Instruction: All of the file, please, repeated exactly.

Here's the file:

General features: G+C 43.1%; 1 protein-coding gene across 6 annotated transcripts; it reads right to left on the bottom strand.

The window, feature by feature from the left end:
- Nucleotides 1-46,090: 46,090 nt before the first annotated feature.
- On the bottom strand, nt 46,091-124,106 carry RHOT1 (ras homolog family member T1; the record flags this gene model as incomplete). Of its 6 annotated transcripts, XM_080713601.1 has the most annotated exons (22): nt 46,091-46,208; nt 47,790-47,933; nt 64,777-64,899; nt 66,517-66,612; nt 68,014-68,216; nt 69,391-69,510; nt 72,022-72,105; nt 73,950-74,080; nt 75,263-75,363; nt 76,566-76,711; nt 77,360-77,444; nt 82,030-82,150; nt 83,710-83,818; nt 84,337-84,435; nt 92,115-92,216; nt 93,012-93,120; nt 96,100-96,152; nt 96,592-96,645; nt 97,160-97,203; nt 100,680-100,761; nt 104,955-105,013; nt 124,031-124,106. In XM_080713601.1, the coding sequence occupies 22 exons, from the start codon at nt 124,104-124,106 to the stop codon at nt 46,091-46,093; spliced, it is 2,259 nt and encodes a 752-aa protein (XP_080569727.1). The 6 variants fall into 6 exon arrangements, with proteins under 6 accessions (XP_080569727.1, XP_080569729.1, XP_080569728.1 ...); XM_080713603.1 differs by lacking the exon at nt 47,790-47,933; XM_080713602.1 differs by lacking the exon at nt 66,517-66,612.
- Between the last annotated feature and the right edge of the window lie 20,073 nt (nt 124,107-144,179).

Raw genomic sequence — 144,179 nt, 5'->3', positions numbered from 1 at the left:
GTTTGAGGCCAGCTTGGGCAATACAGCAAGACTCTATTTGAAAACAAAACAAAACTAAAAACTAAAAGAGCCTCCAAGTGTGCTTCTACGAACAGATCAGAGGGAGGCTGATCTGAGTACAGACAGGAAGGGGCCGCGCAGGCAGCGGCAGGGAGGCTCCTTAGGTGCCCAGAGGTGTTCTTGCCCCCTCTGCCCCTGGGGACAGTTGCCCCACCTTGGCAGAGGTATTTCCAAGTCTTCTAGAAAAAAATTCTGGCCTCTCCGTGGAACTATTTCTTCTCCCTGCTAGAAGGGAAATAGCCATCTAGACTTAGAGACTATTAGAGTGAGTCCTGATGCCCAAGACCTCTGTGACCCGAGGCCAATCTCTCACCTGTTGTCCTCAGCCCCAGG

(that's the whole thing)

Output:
General features: G+C 43.1%; 1 protein-coding gene across 6 annotated transcripts; it reads right to left on the bottom strand.

The window, feature by feature from the left end:
- Nucleotides 1-46,090: 46,090 nt before the first annotated feature.
- On the bottom strand, nt 46,091-124,106 carry RHOT1 (ras homolog family member T1; the record flags this gene model as incomplete). Of its 6 annotated transcripts, XM_080713601.1 has the most annotated exons (22): nt 46,091-46,208; nt 47,790-47,933; nt 64,777-64,899; nt 66,517-66,612; nt 68,014-68,216; nt 69,391-69,510; nt 72,022-72,105; nt 73,950-74,080; nt 75,263-75,363; nt 76,566-76,711; nt 77,360-77,444; nt 82,030-82,150; nt 83,710-83,818; nt 84,337-84,435; nt 92,115-92,216; nt 93,012-93,120; nt 96,100-96,152; nt 96,592-96,645; nt 97,160-97,203; nt 100,680-100,761; nt 104,955-105,013; nt 124,031-124,106. In XM_080713601.1, the coding sequence occupies 22 exons, from the start codon at nt 124,104-124,106 to the stop codon at nt 46,091-46,093; spliced, it is 2,259 nt and encodes a 752-aa protein (XP_080569727.1). The 6 variants fall into 6 exon arrangements, with proteins under 6 accessions (XP_080569727.1, XP_080569729.1, XP_080569728.1 ...); XM_080713603.1 differs by lacking the exon at nt 47,790-47,933; XM_080713602.1 differs by lacking the exon at nt 66,517-66,612.
- Between the last annotated feature and the right edge of the window lie 20,073 nt (nt 124,107-144,179).

Raw genomic sequence — 144,179 nt, 5'->3', positions numbered from 1 at the left:
GTTTGAGGCCAGCTTGGGCAATACAGCAAGACTCTATTTGAAAACAAAACAAAACTAAAAACTAAAAGAGCCTCCAAGTGTGCTTCTACGAACAGATCAGAGGGAGGCTGATCTGAGTACAGACAGGAAGGGGCCGCGCAGGCAGCGGCAGGGAGGCTCCTTAGGTGCCCAGAGGTGTTCTTGCCCCCTCTGCCCCTGGGGACAGTTGCCCCACCTTGGCAGAGGTATTTCCAAGTCTTCTAGAAAAAAATTCTGGCCTCTCCGTGGAACTATTTCTTCTCCCTGCTAGAAGGGAAATAGCCATCTAGACTTAGAGACTATTAGAGTGAGTCCTGATGCCCAAGACCTCTGTGACCCGAGGCCAATCTCTCACCTGTTGTCCTCAGCCCCAGG